Muslims still praying for a place to pray

Planning applications were always turned down

Bader Zina conducting a prayer meeting at the Ospizio in Floriana, which a group Muslims in Malta have been using for two years. Photo: Jonathan Borg

Bader Zina conducting a prayer meeting at the Ospizio in Floriana, which a group Muslims in Malta have been using for two years. Photo: Jonathan Borg

Muslims in Malta are still waiting for prayer venues to be regularised under Maltese law, giving them not only peace of mind about fulfilling their religious duties but also helping to keep any possible radicals at bay.

Co-founder and Malta Muslim Council volunteer Bader Zina told this newspaper that while the Muslim community was grateful for the temporary provision of the Ospizio premises in Floriana, its hands were tied when it came to long-term community projects.

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The community did not expect the government to provide it with spaces in which to pray, and for over 18 years had been trying to obtain permission for centrally located venues to hold prayers, Mr Zina added.

Through the years, he continued, donations made by the congregation had been invested in planning applications, which were always turned down.

Read: Church school offers facilities to Muslims; Council ‘wants no part of far-right, extreme protest’

The latest such refusals – in 2015 – saw the community being evicted from a building in Msida and denied a permit to change the use of a large garage in Santa Venera against the recommendation of a Planning Authority case officer. This led the community to hold prayer meetings in Msida for three Fridays in a row, causing an outcry from some parties.

The Education, Justice and Civil Liberties Ministries stepped in and two years ago provided the Ospizio premises as a temporary measure, while talks started on a long-term solution.

Watch: Muslims gather again for prayers in Msida while search for premises continues

Mr Zina, who leads Friday prayers at the Ospizio, noted that the need for some regular structure for prayer facilities was not limited to Muslims.

People might be killing and harming others in the name of Islam but Islam forbids such acts

The more cosmopolitan the island became, the higher the number of people with different beliefs who needed a place to fulfil their religious duties.

Of Palestinian and Syrian origin, Mr Zina moved to Malta 26 years ago, aged 17.

Read: Muslim congregation just wants permit for a stable place to pray

Though the number of Muslims here is in the thousands, he lacks an official figure – but the council is holding a census. Muslims meet for prayers in Buġibba, San Ġwann, Msida, Birkirkara, Floriana, Blata l-Bajda, Marsa, Mater Dei Hospital and Paola.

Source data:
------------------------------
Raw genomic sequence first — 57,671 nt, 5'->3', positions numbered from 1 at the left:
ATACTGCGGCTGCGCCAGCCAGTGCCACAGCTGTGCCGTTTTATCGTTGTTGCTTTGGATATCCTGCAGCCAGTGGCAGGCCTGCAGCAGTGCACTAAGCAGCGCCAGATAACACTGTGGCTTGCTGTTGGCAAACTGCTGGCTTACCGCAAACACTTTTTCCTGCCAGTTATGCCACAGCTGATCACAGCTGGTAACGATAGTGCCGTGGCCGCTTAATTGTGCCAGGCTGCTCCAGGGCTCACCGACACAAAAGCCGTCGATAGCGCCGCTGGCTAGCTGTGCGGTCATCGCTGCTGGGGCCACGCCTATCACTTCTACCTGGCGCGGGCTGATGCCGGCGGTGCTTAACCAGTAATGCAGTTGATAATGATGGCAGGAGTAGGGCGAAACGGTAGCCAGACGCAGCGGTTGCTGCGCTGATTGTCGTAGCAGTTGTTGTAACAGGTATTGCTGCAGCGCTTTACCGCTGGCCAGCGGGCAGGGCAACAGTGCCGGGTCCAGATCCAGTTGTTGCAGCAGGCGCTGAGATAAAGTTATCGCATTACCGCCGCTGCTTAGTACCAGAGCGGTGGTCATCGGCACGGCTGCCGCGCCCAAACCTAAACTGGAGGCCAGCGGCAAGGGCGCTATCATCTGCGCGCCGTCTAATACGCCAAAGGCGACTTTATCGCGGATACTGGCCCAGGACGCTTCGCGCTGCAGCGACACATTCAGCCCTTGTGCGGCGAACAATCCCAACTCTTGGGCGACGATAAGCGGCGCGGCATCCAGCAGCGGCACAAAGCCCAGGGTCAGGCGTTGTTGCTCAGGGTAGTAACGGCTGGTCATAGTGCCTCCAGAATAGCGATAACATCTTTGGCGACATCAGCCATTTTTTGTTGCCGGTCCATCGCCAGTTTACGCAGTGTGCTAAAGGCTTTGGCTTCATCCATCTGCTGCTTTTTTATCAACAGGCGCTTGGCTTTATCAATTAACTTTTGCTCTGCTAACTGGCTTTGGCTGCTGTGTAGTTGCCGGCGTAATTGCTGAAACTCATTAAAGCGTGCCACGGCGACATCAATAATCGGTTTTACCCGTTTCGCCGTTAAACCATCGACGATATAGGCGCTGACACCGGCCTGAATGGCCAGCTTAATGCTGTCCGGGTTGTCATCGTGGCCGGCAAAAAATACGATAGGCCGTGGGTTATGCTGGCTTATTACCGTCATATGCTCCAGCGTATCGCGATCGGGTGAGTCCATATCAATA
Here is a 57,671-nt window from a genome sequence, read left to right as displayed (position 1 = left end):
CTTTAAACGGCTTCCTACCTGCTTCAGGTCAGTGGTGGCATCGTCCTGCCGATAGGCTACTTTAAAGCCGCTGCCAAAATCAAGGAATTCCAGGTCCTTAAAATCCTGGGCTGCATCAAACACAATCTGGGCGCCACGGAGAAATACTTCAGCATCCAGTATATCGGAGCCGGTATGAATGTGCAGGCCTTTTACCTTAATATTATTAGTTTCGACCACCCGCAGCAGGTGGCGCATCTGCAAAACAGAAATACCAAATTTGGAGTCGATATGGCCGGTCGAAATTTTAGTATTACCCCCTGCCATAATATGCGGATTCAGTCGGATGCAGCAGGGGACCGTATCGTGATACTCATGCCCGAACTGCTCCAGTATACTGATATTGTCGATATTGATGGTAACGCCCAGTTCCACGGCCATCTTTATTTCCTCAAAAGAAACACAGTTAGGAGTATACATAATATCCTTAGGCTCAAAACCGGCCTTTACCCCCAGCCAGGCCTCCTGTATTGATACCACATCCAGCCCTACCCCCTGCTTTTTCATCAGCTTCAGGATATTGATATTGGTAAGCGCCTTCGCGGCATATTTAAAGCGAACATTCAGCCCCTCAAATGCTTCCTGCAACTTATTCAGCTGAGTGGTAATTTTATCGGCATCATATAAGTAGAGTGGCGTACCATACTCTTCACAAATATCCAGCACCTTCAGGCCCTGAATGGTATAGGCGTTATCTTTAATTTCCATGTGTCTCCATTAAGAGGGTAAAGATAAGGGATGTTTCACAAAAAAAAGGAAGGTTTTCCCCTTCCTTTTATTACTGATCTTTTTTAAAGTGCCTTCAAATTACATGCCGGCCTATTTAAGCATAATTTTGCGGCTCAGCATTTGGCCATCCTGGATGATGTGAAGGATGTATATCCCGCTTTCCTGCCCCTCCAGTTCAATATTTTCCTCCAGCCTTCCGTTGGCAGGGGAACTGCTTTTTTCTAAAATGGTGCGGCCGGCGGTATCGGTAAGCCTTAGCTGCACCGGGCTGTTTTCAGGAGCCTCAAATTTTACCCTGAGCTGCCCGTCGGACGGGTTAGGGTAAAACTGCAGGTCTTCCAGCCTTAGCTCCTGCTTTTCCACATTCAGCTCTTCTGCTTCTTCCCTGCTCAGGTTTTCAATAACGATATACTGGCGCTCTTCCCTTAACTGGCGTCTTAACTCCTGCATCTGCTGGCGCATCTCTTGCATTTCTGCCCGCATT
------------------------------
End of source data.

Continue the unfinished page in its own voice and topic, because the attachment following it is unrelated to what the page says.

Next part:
The Muslim prayer regime is quite strict, he said: “We are required to pray five times a day, at a specific time and preferably in a gathering. Friday prayers are compulsory, just like Sunday Mass for Catholics, but have to be carried out in the middle of the day. It is painful for a Muslim to miss prayers, as they feel they are not fulfilling their duty towards their creator.”

Watch: Muslims pray again on the Sliema front

The community needs a long-term base where it can plan educational initiatives, support the congregation’s social needs and meet other religious leaders.

“As a council, we want to build bridges with society, for the better of society. The more we know each other, the better the understanding and respect towards each other,” he noted.

Read: Islamic Centre 'not content' with holding Friday prayers in public places, situation reflects 'need' for another mosque

But how does he plan to do that, when Christianity and Islam seem to clash, especially in the current turbulent atmosphere?

“According to the Holy Quran, the closest religion to Islam is Christianity. Neither of these two religions ask followers to kill or hurt others in the name of God.

“Neither encourages immoral values but rather generosity and peace,” Mr Zina said.

“There are some beliefs that Christians and Muslims do not agree on, but these differences do not encourage harm to others. The biggest clashes between the two are misconceptions that are often fanned by the media.

“People might be killing and harming others in the name of Islam, but Islam forbids such acts. People who commit such acts are not Muslim, and, according to Islam, they are criminals who should be brought to justice,” he added.

Mr Zina believes that by regularising its prayer facilities, the community will be better able to keep an eye on anyone who tries to corrupt believers. So far, there have been no such reports.

“Proper facilities would even benefit the country’s security. If, God forbid, there was someone who started preaching unacceptable ideologies, we would take action and report them to the police,” he said.